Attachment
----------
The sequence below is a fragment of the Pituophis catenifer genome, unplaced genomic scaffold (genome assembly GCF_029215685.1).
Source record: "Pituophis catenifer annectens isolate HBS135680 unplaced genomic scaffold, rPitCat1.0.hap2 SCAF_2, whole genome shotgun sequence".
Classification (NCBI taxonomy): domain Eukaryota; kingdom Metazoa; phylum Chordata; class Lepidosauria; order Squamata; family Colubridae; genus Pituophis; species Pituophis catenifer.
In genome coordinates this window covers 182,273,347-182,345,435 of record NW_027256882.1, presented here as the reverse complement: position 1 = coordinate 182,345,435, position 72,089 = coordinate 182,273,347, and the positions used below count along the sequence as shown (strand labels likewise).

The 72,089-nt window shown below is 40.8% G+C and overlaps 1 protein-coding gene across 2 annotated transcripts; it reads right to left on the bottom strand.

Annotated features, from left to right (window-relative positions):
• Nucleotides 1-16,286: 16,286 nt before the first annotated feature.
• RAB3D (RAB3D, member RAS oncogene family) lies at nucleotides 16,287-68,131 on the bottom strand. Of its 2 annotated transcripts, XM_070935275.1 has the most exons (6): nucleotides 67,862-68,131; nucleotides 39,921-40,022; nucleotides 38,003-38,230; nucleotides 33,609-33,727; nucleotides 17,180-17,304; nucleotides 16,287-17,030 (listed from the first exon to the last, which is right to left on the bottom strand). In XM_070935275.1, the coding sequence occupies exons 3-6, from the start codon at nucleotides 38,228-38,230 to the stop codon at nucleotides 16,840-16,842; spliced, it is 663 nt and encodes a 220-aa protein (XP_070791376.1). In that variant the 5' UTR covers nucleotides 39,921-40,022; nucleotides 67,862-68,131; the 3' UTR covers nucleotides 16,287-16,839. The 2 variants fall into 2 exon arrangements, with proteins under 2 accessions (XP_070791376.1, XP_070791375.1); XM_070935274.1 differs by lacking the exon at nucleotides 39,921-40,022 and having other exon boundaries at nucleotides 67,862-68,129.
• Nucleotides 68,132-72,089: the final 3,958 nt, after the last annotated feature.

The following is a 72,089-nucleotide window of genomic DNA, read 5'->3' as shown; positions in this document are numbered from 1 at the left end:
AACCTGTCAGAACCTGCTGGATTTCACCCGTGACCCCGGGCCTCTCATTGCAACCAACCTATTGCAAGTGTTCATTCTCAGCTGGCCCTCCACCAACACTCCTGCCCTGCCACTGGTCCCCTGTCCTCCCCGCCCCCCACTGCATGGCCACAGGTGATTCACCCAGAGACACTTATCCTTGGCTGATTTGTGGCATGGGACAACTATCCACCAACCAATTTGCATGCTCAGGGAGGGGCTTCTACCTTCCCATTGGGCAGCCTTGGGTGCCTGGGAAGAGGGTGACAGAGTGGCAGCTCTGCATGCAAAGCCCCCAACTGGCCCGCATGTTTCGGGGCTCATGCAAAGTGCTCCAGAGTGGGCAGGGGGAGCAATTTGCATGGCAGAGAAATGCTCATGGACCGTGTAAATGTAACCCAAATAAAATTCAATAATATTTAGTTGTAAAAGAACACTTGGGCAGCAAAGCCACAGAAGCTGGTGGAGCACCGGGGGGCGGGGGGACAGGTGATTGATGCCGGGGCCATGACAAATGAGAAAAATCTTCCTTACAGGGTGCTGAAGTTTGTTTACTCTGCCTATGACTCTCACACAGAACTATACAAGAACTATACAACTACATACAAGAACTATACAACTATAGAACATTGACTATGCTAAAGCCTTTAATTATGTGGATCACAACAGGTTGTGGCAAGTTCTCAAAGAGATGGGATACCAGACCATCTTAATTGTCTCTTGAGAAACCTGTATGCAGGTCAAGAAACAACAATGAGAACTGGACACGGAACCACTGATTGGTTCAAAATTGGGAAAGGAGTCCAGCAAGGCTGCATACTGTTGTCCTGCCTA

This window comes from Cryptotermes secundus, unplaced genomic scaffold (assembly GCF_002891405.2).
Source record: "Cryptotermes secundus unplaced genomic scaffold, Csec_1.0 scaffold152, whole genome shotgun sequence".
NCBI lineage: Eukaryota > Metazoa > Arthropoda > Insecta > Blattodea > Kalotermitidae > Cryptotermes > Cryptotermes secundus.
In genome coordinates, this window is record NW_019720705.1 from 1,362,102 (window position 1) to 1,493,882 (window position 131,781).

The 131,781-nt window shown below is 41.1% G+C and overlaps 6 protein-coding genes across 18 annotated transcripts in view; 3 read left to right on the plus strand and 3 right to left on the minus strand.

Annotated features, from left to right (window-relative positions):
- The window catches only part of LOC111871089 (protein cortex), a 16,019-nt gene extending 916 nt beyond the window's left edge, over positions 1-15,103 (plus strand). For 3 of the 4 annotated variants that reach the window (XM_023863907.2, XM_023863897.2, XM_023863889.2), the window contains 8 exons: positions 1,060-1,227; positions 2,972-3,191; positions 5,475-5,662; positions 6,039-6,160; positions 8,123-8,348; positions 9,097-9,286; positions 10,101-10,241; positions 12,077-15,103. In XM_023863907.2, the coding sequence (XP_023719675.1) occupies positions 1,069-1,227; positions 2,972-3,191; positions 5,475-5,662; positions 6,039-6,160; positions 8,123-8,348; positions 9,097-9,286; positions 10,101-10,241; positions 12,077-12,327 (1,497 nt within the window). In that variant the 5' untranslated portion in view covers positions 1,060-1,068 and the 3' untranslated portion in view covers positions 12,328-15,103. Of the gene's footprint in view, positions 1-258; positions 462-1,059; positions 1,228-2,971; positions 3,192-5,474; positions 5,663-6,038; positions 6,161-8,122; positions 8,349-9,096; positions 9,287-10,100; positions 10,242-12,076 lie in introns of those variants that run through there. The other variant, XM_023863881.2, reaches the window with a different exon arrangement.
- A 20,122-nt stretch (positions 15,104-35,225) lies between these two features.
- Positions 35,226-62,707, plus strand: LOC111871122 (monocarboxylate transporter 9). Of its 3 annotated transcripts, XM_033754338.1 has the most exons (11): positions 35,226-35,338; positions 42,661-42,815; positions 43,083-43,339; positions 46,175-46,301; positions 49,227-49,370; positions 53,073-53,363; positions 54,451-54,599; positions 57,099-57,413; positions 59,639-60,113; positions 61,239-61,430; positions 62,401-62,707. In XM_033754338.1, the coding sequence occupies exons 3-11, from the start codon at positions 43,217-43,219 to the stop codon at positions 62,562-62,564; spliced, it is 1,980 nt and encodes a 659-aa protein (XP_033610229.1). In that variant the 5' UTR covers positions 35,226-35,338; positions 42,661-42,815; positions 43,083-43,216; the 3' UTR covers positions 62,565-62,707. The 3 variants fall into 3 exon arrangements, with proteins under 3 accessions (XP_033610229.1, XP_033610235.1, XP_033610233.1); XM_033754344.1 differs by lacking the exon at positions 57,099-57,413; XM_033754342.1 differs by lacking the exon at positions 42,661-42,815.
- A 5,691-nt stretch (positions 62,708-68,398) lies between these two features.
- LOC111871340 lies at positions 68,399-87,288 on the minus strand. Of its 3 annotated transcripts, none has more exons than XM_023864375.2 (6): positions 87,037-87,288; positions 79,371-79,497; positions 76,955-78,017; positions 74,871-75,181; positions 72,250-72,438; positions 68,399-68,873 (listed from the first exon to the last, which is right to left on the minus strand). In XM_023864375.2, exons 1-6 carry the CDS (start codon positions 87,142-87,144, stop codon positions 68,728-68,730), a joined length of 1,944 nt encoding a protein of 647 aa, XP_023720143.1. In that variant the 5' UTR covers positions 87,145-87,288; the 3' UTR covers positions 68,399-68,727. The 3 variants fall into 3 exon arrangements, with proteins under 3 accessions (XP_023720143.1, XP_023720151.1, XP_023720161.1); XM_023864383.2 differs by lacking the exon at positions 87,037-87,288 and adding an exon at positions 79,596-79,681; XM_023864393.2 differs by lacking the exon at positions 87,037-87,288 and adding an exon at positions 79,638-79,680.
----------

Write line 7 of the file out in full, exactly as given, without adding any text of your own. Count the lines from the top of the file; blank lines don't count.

• Nucleotides 1-16,286: 16,286 nt before the first annotated feature.